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Vacant lot to community garden conversion and crime in Milwaukee: a difference-in-differences analysis
  1. David R Beam1,
  2. Aniko Szabo2,
  3. Jared Olson1,
  4. Lawrence Hoffman3,
  5. Kirsten M M Beyer1
  1. 1Division of Epidemiology, Institute for Health and Equity, Medical College of Wisconsin, Milwaukee, Wisconsin, USA
  2. 2Division of Biostatistics, Institute for Health and Equity, Medical College of Wisconsin, Milwaukee, Wisconsin, USA
  3. 3Groundwork Milwaukee, Milwaukee, Wisconsin, USA
  1. Correspondence to Dr David R Beam, Division of Epidemiology, Institute for Health and Equity, Medical College of Wisconsin, Milwaukee, WI 53226, USA; dbeam2{at}


Background Vacant lots generate the perception of neglect and are often opportunistic locations for crime. Evidence is building to suggest that greening vacant lots, especially through community engaged approaches, is associated with reductions in some types of crime.

Methods Using a retrospective quasi-experimental approach, we compared the conversion of vacant lots into community gardens (n=53) with a group of matched control lots (n=159) to examine the effect of this intervention on police reported theft, violent and nuisance crime in Milwaukee, Wisconsin. Conversions often involved the addition of planter boxes to create a garden, and sometimes included benches, paths, works of art or other landscaping features. Public crime data were used to generate crime rates within 100 m and 250 m around each lot.

Results Violent and nuisance crime rates are lower near treatment lots based on an unadjusted difference-in-differences analysis of means and two Poisson regression models. While no substantial effects were observed among theft crimes, the most consistent crime rate reductions were found among violent crime within 250 m, ranging between 3.7% and 6.4% across analyses.

Conclusions Despite the small number of interventions, community-driven vacant lot to garden conversions were associated with slight reductions in crime. Urban greening initiatives may be a promising strategy to reduce urban crime and warrant further study.

  • geographical / spatial analysis
  • environmental modification
  • violence
  • community

Statistics from


  • Contributors DRB led the project, including conceptualisation, data analysis and writing of the manuscript. KMMB guided the process of study design based on the available data, recommendations regarding data analysis methods, and provided input with revisions of the manuscript. LH was responsible for the acquisition of garden records and provided additional assistance with interpretation of collected garden data as well as insight into how various garden spaces are used. JO provided assistance with obtaining background information for the work, ensured the appropriate characterization of garden and vacant lots and provided input with writing of the manuscript. AS was primarily involved with the determination of appropriate data analysis methods based on available data and guided the team’s interpretation of the results based on limitations of the data and analyses applied. All authors were in agreement with the publishing of the article.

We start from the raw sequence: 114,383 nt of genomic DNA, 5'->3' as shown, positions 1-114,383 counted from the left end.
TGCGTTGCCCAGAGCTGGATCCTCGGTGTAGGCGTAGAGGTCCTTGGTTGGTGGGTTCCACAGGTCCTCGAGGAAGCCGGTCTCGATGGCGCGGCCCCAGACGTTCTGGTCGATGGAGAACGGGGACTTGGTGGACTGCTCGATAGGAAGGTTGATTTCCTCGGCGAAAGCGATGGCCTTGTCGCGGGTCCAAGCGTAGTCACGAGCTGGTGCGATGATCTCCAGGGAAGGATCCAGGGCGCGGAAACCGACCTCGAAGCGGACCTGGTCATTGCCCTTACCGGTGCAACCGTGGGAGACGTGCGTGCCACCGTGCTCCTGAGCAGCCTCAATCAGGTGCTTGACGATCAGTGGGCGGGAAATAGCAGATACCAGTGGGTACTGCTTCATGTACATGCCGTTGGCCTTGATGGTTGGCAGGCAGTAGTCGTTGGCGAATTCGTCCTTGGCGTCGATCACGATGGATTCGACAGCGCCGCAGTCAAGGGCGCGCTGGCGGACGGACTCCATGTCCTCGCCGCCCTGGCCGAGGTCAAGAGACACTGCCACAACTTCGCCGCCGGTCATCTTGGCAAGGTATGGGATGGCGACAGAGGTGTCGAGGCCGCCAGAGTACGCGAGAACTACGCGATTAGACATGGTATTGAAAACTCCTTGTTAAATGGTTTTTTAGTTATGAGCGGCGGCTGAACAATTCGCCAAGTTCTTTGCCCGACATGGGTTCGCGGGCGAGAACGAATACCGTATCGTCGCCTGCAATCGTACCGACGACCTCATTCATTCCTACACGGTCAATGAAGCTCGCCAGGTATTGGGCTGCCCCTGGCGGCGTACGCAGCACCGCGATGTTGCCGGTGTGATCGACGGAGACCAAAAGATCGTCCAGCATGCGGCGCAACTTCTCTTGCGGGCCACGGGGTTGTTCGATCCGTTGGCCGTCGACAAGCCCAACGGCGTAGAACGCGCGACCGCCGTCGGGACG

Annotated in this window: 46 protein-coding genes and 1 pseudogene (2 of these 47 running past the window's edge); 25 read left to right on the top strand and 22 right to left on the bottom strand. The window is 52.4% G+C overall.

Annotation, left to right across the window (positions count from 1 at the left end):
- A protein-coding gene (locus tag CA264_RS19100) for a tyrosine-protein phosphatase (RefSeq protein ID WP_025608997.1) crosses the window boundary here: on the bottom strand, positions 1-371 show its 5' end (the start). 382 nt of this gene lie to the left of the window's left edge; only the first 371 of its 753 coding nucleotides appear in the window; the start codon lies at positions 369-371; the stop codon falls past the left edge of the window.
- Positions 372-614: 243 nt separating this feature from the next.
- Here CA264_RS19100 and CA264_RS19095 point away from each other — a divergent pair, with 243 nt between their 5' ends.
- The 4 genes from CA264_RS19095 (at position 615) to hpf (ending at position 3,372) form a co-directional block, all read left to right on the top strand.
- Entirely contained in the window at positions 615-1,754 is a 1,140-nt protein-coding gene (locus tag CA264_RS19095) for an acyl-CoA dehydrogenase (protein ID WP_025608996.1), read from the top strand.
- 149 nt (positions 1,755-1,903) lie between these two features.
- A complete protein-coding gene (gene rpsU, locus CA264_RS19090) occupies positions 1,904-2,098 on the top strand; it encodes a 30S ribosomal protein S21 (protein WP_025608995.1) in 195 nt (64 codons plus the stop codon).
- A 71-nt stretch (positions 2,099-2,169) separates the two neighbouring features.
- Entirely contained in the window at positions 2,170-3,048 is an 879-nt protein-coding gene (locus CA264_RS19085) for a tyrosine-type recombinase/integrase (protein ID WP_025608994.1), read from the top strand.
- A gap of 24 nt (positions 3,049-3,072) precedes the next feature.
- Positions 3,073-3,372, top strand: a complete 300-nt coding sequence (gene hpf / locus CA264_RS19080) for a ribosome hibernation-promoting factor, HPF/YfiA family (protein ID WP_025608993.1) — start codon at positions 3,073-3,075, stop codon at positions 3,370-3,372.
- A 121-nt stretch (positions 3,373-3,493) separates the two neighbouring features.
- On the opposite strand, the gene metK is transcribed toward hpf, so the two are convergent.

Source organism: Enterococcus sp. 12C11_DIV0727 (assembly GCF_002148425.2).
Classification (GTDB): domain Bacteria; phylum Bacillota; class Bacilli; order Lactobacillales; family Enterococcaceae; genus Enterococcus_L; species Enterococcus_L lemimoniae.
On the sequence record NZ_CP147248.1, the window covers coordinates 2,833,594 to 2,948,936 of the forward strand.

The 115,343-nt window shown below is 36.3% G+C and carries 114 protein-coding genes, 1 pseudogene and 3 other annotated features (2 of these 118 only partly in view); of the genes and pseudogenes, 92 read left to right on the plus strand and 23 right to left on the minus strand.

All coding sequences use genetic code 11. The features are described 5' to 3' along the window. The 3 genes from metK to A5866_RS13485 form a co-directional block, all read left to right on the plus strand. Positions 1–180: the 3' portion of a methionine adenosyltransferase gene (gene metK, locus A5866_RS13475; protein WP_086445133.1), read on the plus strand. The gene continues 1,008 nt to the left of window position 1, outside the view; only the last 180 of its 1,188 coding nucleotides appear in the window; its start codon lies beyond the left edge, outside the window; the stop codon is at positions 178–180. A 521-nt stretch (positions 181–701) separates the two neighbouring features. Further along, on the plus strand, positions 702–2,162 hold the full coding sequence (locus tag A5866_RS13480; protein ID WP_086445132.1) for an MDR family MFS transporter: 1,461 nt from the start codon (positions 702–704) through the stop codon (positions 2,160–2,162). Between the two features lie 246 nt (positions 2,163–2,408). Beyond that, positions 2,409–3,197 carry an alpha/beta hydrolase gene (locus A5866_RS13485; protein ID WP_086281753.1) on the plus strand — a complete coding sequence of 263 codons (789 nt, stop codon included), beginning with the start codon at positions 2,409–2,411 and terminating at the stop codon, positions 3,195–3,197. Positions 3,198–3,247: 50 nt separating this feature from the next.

• Funding This study was partially funded through the Advancing a Healthier Wisconsin Endowment.

  • Map disclaimer The depiction of boundaries on this map does not imply the expression of any opinion whatsoever on the part of BMJ (or any member of its group) concerning the legal status of any country, territory, jurisdiction or area or of its authorities. This map is provided without any warranty of any kind, either express or implied.

  • Competing interests None declared.

  • Patient and public involvement Patients and/or the public were not involved in the design, or conduct, or reporting, or dissemination plans of this research.

  • Patient consent for publication Not required.

  • Ethics approval This study was approved by the Institutional Review Board at the Medical College of Wisconsin.

  • Provenance and peer review Not commissioned; externally peer reviewed.

  • Data availability statement Data are available on reasonable request. Datasets generated and analysed during the study may be available from the corresponding author, DRB, on reasonable request and with permission granted by Groundwork Milwaukee.

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